MemberJanuary 1, 2021 at 2:41 am
Bill Schleigl, author of the Satellite Bible Atlas, correctly notes that the location of the Wilderness of Shur is well known to us and is immediately to the east of the defensive border of Egypt. It probably takes its name from the wall or shur that defended the eastern border of Egypt.
In Abraham’s time this Shur was on the way to Egypt from Hebron and Beersheba. In Genesis 16:7 Hagar, who came from Egypt, is returning to Egypt and comes on a spring on the way to Shur. The way to Shur is the road from Hebron and Beersheba in Israel’s central highlands that goes to Egypt parallel with but some distance south of the coastal Mediterranean route (Way of Horus).
Since the Israelites passed through the Wilderness of Shur after they crossed the Red Sea this is clearly the best evidence in support of the Red Sea crossing occurring at one of the Border lakes or the Gulf of Suez. Bill Schleigl appears to support a crossing over Lake Timsah rather than the Bitter Lake.
That said, Glen Fritz makes a good case for the mountain range that goes from Edom down to Midian as being called Shur and the area near it being the Wilderness of Shur as it acted like a wall. The functional meaning of Shur is mirrored in the Arabic name Al-Hejaz, which means “the barrier” and this referred to the mountain chain of northwest Arabia extending between Mount Seir in Jordan and Medina.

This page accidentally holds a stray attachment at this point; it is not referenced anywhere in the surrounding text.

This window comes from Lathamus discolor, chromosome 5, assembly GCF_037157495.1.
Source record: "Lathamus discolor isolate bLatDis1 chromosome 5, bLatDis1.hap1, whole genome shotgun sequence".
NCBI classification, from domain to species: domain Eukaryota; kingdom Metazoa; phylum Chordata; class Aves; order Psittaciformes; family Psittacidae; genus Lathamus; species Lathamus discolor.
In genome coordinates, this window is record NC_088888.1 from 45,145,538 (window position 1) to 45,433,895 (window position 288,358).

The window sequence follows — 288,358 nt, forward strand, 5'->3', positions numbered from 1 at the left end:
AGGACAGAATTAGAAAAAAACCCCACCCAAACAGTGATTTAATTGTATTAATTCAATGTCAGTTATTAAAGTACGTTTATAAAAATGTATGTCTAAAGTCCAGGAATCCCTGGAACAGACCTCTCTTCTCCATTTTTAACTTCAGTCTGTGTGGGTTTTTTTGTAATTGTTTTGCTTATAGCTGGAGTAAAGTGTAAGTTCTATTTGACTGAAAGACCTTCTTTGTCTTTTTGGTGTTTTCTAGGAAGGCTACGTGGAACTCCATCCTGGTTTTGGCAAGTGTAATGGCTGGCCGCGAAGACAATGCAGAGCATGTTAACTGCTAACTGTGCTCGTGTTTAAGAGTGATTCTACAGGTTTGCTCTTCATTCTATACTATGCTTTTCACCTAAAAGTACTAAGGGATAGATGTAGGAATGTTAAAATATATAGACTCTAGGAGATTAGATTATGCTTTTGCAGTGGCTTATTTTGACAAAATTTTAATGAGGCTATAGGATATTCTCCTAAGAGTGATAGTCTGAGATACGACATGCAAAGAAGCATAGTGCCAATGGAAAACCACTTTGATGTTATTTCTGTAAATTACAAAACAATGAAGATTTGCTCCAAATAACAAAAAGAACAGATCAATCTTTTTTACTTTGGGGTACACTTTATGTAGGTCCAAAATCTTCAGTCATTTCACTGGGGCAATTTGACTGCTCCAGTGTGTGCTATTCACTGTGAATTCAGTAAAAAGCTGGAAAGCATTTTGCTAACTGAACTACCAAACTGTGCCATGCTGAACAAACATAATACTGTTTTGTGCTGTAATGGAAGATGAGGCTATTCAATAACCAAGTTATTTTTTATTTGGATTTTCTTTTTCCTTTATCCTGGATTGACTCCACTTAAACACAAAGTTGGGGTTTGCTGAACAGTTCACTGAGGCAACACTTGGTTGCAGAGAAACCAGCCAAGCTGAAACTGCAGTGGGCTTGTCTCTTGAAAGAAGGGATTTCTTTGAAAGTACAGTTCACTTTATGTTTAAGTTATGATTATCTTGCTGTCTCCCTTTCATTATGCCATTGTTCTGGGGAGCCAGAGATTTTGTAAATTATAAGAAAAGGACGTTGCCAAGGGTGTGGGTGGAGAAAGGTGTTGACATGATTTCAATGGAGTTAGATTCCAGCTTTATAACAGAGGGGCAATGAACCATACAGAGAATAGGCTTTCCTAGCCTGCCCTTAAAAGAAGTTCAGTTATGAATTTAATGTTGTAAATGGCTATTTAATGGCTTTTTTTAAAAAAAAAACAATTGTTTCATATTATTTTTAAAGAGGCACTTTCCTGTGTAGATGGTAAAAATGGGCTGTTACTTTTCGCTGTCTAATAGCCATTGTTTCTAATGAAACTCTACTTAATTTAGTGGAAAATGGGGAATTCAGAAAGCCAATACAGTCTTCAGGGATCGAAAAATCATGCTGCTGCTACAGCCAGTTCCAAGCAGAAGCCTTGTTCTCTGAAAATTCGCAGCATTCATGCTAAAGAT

Those who support a Border Lakes crossing might scoff at this suggestion of a second Wilderness of Shur. However, Border lakes theorists are essentially proposing the same thing with regards to one of the Border Lakes being called Yam Suph, the Hebrew that is translated as Red Sea.
The only body of water that, without question, is called Yam Suph is the Gulf of Aqaba as noted in 1 Kings 9 where Solomon built a naval base. For one of the Border Lakes to be the crossing site requires there to be multiple Yam Suphs just as I am suggesting that there was more than one Wilderness of Shur.
That mountain range from Edom down to Midian could be another place called Shur meaning wall (a quite generic name), just as the Bible mentions a place called Succoth in both Egypt and Israel.